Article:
Published quarterly our magazine ‘HISTORY MATTERS’ is packed full of local history and stories from the district. History Matters is distributed to all members of Torquay Museum Without Walls.

S2016 02 TMWW Magazine Junetep inside our current issue of the magazine featuring stories the Joseph H Scammell shipwreck at Pt. Danger, Pioneers – streets of Torquay, Maie’s Amazing Memorabilia, Mt. Duneed Reserve, Spotlight on Corangamite. Get issue two here:

June Magazine

 

 

 

 

Sign up and become a member to get a copy of our first issue which focused on our launch in March, Sea View Villa and the Smith family, Torquay Pioneers pt 1, Interrupted lives, and Mt Duneed history. You will also receive automatically future issues of this wonderful magazine.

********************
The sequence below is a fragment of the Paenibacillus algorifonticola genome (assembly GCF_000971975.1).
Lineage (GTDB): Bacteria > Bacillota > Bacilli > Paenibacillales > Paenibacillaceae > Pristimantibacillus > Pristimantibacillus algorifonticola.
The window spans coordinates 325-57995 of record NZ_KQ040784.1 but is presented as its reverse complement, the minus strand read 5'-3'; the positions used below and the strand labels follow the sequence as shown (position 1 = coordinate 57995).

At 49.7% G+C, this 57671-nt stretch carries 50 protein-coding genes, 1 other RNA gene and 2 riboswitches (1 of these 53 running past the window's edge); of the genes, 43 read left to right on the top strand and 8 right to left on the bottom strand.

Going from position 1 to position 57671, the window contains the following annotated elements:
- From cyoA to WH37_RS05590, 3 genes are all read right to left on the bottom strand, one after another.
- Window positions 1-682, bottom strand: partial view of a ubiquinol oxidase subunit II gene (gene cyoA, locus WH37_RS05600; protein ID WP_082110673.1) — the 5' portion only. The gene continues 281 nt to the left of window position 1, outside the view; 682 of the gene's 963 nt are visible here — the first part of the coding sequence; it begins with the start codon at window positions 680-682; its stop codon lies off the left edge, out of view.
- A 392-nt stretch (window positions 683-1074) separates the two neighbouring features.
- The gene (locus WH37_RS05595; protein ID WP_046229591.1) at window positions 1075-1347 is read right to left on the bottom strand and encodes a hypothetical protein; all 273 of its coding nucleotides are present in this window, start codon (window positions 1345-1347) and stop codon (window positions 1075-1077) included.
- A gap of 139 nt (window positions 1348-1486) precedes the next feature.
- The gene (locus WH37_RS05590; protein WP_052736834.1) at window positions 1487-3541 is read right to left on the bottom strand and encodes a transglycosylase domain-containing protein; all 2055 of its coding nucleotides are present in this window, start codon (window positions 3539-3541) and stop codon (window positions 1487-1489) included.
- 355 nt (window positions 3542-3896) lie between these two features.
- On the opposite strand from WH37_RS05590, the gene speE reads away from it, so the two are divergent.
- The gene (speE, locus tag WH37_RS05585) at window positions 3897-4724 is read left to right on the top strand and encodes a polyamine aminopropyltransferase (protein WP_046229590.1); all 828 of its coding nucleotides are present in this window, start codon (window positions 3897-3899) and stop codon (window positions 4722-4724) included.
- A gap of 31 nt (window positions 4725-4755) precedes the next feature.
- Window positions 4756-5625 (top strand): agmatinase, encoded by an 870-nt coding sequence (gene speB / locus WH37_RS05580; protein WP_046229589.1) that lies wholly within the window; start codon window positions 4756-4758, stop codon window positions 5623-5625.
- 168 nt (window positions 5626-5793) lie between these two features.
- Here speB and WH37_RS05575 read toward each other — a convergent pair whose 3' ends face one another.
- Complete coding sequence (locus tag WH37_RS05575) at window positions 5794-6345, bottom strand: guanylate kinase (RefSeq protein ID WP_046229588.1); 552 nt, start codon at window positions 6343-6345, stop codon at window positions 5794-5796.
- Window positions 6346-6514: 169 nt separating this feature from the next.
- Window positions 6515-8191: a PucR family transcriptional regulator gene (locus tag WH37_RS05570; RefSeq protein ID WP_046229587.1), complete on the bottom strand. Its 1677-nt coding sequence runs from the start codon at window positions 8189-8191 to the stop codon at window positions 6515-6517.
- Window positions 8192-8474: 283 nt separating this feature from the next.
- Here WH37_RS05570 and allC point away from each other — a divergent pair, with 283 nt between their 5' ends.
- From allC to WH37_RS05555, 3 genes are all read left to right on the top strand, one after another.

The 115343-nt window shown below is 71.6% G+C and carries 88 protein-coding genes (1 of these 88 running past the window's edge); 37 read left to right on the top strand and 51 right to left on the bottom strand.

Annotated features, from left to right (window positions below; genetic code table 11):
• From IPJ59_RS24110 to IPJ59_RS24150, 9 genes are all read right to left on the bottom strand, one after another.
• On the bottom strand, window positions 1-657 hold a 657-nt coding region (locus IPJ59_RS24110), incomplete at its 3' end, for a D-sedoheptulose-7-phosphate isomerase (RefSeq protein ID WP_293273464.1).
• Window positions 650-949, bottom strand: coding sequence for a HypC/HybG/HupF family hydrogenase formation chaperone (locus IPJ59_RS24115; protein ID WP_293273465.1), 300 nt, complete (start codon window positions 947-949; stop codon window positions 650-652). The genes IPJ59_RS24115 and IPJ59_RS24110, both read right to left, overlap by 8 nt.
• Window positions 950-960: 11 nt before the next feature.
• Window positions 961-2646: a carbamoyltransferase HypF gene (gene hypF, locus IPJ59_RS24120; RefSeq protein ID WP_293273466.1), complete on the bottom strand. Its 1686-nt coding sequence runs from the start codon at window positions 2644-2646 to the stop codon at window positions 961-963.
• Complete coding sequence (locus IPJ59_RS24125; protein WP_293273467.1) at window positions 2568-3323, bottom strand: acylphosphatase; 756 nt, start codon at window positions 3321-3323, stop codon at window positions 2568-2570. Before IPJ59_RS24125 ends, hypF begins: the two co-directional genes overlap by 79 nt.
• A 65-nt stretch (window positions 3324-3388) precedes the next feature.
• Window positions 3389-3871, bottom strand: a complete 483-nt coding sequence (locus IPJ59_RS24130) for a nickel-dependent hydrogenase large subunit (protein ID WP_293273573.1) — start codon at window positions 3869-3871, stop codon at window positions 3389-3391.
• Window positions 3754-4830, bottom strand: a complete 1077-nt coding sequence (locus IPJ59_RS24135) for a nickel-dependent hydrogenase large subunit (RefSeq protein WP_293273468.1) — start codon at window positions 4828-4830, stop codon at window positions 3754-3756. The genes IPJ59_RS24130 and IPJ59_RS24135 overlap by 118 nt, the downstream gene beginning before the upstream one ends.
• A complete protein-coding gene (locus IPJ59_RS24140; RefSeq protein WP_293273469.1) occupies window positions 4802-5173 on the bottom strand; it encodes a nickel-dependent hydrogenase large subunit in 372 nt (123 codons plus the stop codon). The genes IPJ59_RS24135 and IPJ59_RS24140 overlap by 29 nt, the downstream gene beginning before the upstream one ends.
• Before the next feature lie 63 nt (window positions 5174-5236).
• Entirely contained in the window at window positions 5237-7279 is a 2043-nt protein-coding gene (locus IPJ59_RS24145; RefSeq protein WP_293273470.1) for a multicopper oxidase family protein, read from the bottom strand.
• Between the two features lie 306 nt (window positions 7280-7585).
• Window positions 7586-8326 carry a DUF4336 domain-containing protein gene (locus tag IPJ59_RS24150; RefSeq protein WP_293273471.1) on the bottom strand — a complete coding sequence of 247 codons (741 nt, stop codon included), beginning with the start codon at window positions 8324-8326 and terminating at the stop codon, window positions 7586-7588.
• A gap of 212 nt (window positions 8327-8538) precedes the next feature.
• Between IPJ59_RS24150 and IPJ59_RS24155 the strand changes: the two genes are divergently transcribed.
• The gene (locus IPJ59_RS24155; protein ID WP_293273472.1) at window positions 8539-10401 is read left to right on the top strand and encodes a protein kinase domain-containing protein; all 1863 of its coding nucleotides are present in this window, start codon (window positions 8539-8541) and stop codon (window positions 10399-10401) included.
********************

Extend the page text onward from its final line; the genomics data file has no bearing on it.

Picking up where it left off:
To become a member of Torquay Museum Without Walls and receive the quarterly magazines simply sign up on line www.torquayhistory.com/membership-application/

 

 

 

 

 

 

 

The wait is almost over….

 

Corangamite swung back to Labor in 2007 when Darren Cheeseman claimed it with a 6.6% swing. He became only the third Labor candidate to win and the first for over 70 years. When Cheeseman won a second term in 2010 he became the first labor member to win a second term -albeit with the narrowest of margins.

Sarah Henderson, a lawyer, and former television journalist won the seat back for the Liberal party in 2013 with a 4.6 % swing. She has served out her term and will contest the seat again today.

In just hours we will learn what the future hold for Corangamite.

When James Chester Manifold became the very first member for Corangamite the total voters equaled 5415.

When Gratton Wilson, for the free trade party first wrenched it away from the Manifold Protectionist party in 1903 it was with a massive 35.2% swing. James Scullion first won the seat for labor in 1910 with a 29.4 % swing